Moroccan cuisine
primarily consists of a blend of Berber, Moorish and Arab
influences. It is known for dishes like couscous and pastilla, among others. Spices such as cinnamon are also used in Moroccan cooking. Sweets like halwa are popular, as well as other confections. Cuisines from neighbouring areas have also influenced the country's culinary traditions. Additionally, Moroccan craftsmanship has a rich tradition of jewellery-making, pottery, leather-work and woodwork. The music of Morocco
ranges and differs according to the various areas of the country. Moroccan music has a variety of styles from complex sophisticated orchestral music to simple music involving only voice and drums. There are three varieties of Berber folk music: village and ritual music, and the music performed by professional musicians. Chaabi (الشعبي) is a music consisting of numerous varieties which descend from the multifarious forms of Moroccan folk music. Chaabi was originally performed in markets, but is now found at any celebration or meeting. Gnawa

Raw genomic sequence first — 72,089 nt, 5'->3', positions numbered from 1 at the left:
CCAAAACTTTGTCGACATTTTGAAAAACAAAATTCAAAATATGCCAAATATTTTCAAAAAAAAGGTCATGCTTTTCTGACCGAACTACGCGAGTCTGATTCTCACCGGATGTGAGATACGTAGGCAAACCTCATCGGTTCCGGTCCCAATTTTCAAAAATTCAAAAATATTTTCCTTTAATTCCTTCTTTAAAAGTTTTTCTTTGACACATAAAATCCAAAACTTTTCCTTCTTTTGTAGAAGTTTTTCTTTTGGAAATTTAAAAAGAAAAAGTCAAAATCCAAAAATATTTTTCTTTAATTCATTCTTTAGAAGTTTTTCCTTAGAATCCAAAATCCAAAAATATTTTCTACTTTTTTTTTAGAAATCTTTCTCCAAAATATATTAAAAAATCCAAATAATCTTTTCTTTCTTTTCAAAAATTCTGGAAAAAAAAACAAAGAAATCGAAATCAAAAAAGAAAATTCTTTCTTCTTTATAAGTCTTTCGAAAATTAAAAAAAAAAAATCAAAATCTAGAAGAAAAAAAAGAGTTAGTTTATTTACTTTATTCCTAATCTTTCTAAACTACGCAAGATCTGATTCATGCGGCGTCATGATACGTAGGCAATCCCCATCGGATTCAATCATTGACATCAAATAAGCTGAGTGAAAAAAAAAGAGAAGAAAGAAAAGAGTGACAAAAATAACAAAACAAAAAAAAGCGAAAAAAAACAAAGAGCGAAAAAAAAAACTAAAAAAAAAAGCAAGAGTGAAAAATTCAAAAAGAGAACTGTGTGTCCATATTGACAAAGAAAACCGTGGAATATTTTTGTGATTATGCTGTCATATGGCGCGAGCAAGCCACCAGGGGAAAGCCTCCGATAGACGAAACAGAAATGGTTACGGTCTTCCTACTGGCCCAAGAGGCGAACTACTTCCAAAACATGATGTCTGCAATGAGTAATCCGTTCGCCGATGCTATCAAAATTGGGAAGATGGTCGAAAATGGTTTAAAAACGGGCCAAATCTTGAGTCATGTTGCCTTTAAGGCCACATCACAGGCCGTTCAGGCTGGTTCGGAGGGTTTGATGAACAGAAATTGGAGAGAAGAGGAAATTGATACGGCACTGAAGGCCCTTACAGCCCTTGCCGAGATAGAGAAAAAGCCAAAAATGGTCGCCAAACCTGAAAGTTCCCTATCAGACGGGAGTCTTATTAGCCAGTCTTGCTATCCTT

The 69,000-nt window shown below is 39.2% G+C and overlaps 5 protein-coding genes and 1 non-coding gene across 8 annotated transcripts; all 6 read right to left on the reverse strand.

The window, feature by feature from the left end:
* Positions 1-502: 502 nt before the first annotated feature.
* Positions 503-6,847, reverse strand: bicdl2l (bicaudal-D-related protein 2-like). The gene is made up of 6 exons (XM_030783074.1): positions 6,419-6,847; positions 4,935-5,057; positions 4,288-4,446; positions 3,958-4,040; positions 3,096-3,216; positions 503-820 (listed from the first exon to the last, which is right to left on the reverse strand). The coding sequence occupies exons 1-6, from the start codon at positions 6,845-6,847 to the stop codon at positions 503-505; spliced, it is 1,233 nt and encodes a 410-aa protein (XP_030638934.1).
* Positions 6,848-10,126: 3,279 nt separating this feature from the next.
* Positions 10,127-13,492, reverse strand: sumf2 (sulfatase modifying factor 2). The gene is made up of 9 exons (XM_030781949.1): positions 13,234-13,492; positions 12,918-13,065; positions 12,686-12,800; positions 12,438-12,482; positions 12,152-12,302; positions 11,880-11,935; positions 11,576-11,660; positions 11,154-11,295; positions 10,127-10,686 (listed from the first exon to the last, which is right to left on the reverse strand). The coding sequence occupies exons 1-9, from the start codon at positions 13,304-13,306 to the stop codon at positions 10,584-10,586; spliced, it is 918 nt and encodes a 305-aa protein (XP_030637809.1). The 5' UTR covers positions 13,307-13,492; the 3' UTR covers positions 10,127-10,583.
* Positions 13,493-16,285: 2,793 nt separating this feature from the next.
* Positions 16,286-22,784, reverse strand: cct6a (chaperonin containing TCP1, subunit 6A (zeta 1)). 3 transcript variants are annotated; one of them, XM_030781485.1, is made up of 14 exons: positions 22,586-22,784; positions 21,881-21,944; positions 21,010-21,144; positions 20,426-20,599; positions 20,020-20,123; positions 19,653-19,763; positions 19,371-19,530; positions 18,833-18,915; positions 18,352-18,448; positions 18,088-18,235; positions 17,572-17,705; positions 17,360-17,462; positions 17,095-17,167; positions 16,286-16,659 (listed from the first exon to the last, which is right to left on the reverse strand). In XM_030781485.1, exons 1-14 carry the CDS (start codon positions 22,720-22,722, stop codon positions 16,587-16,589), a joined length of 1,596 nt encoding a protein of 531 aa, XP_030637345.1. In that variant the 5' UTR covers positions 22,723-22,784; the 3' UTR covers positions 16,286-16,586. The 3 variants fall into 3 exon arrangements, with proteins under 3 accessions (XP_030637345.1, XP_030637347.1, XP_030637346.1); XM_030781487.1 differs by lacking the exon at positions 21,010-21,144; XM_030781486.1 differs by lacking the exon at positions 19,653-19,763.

is a form of music that is mystical. It was gradually brought to Morocco
by the Gnawa
and later became part of the Moroccan tradition. Sufi brotherhoods (tarikas) are common in Morocco, and music is an integral part of their spiritual tradition. This music is an attempt at reaching a trance state which inspires mystical ecstasy. Languages[edit] Main article: Languages of Morocco

Linguistic map of Morocco

Morocco's official languages are Classical Arabic
Classical Arabic
and Amazigh. The latter is a standardized version of the Berber languages. The majority of the population speaks Moroccan Arabic. More than 12 million Moroccans
speak Berber varieties, either as a first language or bilingually with Moroccan Arabic. Three different Berber dialects are spoken: Riff, Shilha (Chleuh) and Central Atlas Tamazight. Hassaniya Arabic
Hassaniya Arabic
is spoken in the southern part of the country. Morocco
has recently included the protection of Hassaniya in the constitution as part of the July 2011 reforms. French is taught universally and still serves as Morocco's primary language of commerce and economics; it is also widely used in education, sciences, government and most education fields. Spanish is also spoken by some in the northern part of the country as a foreign language. Meanwhile, English is increasingly becoming more popular among the educated, particularly in the science fields. See also[edit]

Moroccan diaspora Genetic history of the Iberian Peninsula Moriscos Expulsion of the Moriscos Media related to People of Morocco
at Wikimedia Commons List of Moroccans